Tragic death of teenager Joe Gray from Guernsey

17 Apr 2018
Tragic death of teenager Joe Gray from Guernsey

Meningitis Research Foundation (MRF) is sad to learn that a 16 year old boy from Guernsey, Joe Gray, has tragically died from meningococcal meningitis or septicaemia.

Joe’s family made a public statement following his death: “We, Joe's family, have been left devastated and in a state of huge shock at the loss of our beautiful boy to meningitis. We would like to extend our thanks to all those who have sent cards, messages, flowers and food parcels, showing their love and support, which have been a huge comfort at such a traumatic time.

“Joe's passing leaves a void in our lives and hearts that will never be filled."

“Joe's passing leaves a void in our lives and hearts that will never be filled. We would encourage the parents and friends of Joe's closest friends to support them at this difficult time in any way they can.

"We would also like to extend our thanks to the exceptional staff of the Intensive Care Unit at the PEH, in particular Dr Yarwood and nurses, Aggi, Kristy and Sharon, for looking after Joe, and the whole family, with such care and sensitivity. The whole team went above and beyond delivering round the clock care for Joe, for which we will be eternally grateful.”

Rob Dawson, Head of Support at MRF said, “We are saddened to hear about Joe and our thoughts and condolences go out to the family and friends at this very sad time. Our support team are here for anyone affected.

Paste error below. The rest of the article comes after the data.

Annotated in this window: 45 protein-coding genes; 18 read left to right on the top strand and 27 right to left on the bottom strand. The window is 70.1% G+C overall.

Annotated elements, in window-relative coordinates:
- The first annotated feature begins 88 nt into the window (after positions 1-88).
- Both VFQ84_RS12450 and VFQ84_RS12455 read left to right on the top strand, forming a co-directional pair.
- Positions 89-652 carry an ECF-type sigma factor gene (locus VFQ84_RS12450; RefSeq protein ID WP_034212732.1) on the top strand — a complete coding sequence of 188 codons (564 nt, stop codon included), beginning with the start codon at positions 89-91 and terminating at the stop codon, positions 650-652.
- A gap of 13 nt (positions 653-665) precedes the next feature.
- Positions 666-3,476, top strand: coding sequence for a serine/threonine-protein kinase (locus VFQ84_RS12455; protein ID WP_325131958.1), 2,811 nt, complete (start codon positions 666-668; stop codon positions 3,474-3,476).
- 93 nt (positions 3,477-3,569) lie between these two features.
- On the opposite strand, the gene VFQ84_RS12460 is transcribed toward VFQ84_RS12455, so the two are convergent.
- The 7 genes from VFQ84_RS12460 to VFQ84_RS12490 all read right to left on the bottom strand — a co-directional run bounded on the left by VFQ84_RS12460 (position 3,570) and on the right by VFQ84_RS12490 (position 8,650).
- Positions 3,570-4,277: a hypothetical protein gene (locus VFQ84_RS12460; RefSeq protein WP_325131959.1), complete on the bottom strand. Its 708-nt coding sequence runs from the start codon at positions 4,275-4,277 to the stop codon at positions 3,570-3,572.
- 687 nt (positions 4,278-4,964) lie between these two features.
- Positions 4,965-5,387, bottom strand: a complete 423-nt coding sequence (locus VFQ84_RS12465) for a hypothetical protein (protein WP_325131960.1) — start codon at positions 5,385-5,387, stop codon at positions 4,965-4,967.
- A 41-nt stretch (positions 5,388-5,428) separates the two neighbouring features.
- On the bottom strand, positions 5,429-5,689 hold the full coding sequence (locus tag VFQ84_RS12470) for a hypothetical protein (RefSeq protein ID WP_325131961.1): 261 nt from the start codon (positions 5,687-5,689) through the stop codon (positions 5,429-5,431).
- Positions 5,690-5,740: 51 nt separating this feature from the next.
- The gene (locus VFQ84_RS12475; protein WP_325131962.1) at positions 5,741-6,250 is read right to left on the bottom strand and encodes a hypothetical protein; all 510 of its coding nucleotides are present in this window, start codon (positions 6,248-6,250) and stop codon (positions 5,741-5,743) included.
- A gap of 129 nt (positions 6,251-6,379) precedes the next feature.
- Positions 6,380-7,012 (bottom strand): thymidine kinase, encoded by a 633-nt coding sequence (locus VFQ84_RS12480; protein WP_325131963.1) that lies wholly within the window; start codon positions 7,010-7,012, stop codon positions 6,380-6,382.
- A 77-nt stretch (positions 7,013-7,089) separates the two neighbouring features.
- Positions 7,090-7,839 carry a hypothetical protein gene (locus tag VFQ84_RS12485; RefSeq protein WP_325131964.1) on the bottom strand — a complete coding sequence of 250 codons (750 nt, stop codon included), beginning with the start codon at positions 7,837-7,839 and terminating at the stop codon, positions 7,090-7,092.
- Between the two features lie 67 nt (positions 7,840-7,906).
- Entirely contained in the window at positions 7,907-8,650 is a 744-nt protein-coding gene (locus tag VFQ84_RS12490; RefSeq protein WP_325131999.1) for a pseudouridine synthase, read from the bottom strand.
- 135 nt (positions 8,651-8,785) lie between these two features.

“Babies and young children under five are the age groups at highest risk of meningitis and septicaemia, but teenagers are the next most at risk.

“In the UK, teenagers are more likely to ‘carry’ the meningococcal bacteria in the back of their nose and throat than any other age group and they can unknowingly spread it to others. The MenACWY vaccine is available to teenagers in the UK and helps prevent four strains of meningococcal disease: Men A, C, W and Y. MRF is supporting a new national study that will evaluate whether vaccinating teenagers against MenB could prevent them ‘carrying’ and spreading the MenB infection.

“Vaccination is the only way to prevent meningitis, but there are not yet vaccines available to prevent all types, which is why it’s so important to know the symptoms and trust your instincts.”

MRF has a free helpline and support service for anyone affected or with questions about meningitis or septicaemia, 080 8800 3344 or helpline@meningitis.org.

Media contact

Media Relations Manager Sam Williams on 07875 498047 or press@meningitis.org

Share this

Ways you can help

Please do what you can today and help save and change the lives of thousands